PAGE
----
Donald Trump wants to create database for Syrian refugees, surveil mosques, bring back waterboarding
Donald Trump hit the talk-show circuit Sunday morning armed with a dizzying display of defiant declarations, double downs and fresh disses.
On ABC’s “This Week with George Stephanopoulos,” the Republican frontrunner called for surveillance of U.S. mosques and the creation of a database of Syrian refugees in the wake of the terror attacks in Paris. And Trump again would not rule out creating a registry for all Muslims.
“Are you unequivocally now ruling out a database on all Muslims?” asked Stephanopoulos.
“No, not at all,” Trump said before reiterating his plan for a database to track Syrian refugees accepted into the United States.
“We have no idea who these people are,” Trump said. “When the Syrian refugees are going to start pouring into this country, we don’t know if they’re ISIS, we don’t know if it’s a Trojan horse. And I definitely want a database and other checks and balances. We want to go with watch lists. We want to go with databases.”
Trump said he’s skeptical of statistics that show most of the Syrian refugees flooding into Europe are women and children.
“When I look at the migration and the lines and I see all strong, very powerful looking men, they’re men, and I see very few women, I see very few children, there’s something strange going on,” Trump said.
At a rally in Birmingham, Ala., on Saturday, Trump called for the “surveillance of certain mosques if that’s OK.”
“The people that are involved in those mosques, they know who the bad ones are and they know who the good ones are, but they don’t talk,” he said Sunday. “We have to surveil the mosques.”
Trump also said he would “absolutely” bring back waterboarding as a form of interrogation for suspected terrorists.
“I think waterboarding is peanuts compared to what they do to us,” he said of the controversial technique favored by the Bush administration after 9/11 and later defined as torture. “What they’re doing to us, what [ISIS] did to [American hostage] James Foley when they chopped off his head — that’s a whole different level, and I would absolutely bring back interrogation and strong interrogation.”
“They don’t use waterboarding over there,” he noted. “They use chopping off people’s heads.”
Trump defended the unsubstantiated claim he saw “thousands and thousands of people” in New Jersey cheering the destruction of the World Trade Center on Sept. 11, 2001.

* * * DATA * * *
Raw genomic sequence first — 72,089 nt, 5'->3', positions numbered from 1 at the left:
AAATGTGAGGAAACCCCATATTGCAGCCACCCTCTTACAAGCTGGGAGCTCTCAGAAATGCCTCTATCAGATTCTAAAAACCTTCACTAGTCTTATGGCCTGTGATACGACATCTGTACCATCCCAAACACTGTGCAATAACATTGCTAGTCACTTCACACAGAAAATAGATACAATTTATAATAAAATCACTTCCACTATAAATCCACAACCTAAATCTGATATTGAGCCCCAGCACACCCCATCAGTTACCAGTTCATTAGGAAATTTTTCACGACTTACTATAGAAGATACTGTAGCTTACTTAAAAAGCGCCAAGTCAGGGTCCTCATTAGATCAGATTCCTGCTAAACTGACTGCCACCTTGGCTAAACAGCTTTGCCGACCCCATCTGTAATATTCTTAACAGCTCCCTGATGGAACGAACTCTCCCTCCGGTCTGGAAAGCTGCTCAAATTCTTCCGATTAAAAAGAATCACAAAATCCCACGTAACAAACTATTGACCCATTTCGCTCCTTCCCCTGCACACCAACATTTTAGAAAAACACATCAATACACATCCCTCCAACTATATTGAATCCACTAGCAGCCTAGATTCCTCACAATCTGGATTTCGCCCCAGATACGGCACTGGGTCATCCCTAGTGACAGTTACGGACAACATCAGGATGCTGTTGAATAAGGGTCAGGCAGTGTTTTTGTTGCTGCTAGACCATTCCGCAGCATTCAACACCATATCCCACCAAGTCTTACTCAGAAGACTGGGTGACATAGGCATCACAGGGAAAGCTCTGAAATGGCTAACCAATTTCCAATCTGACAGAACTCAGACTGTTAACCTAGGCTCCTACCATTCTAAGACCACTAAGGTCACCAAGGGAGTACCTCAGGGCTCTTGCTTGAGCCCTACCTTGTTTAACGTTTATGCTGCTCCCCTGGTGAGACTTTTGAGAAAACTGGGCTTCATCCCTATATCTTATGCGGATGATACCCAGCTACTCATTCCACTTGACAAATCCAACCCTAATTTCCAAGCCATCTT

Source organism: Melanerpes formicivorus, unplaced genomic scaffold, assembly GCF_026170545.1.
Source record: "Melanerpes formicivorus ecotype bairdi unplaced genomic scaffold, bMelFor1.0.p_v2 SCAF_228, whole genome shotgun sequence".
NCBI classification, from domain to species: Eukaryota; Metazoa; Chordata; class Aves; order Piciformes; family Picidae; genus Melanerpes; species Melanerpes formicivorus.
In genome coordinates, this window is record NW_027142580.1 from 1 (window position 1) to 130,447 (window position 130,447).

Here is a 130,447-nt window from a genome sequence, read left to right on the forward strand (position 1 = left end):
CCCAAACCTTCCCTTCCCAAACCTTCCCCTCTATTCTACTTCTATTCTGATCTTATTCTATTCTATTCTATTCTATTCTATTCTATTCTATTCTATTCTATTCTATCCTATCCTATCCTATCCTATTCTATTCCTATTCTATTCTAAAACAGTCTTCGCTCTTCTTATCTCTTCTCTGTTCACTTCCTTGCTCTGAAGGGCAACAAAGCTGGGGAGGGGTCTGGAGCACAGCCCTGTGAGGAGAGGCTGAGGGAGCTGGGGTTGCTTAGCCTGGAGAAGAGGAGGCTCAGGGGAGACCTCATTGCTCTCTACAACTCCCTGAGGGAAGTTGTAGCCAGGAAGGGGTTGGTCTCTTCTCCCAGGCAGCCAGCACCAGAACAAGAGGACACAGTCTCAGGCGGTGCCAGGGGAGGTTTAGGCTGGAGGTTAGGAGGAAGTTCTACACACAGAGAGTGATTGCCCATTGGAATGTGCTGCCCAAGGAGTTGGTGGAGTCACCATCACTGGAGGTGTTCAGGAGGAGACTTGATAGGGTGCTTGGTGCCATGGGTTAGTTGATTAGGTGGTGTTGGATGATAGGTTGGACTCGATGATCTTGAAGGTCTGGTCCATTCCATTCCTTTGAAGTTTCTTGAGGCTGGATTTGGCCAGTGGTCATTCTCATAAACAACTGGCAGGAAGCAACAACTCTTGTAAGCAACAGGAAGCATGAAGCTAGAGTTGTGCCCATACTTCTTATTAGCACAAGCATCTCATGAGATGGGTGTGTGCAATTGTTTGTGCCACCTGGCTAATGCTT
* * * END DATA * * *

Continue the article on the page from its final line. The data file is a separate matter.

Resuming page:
“There were people that were cheering on the other side of New Jersey where you have large Arab populations,” Trump said. “They were cheering as the World Trade Center came down. I know it might be not politically correct for you to talk about it, but there were people cheering as that building came down — as those buildings came down — and that tells you something. It was well covered at the time. There were people over in New Jersey that were watching it, a heavy Arab population, that were cheering as the buildings came down. Not good.”
The presidential hopeful appears to be referring to erroneous reports that people in Paterson, N.J., were seen cheering the collapse of the twin towers. While there were images of people in parts the Middle East cheering the attacks, there is no evidence that similar celebrations took place in New Jersey.
“It did happen. I saw it,” Trump said. “It was on television.”
At Trump’s rally in Birmingham, a Black Lives Matter activist who interrupted his speech was reportedly punched, kicked and tackled by several of the candidate’s supporters.
Trump campaign spokeswoman Hope Hicks told CNN that “the campaign does not condone this behavior.”
But on “Fox and Friends” Sunday, Trump did not exactly condemn it.
“Maybe he should have been roughed up, because it was absolutely disgusting what he was doing,” Trump said. “He was so obnoxious and so loud. He was screaming. I had 10,000 people in the room yesterday — 10,000 people. And this guy started screaming by himself.”
He added: “This was a very obnoxious guy who was a troublemaker who was looking to make trouble.”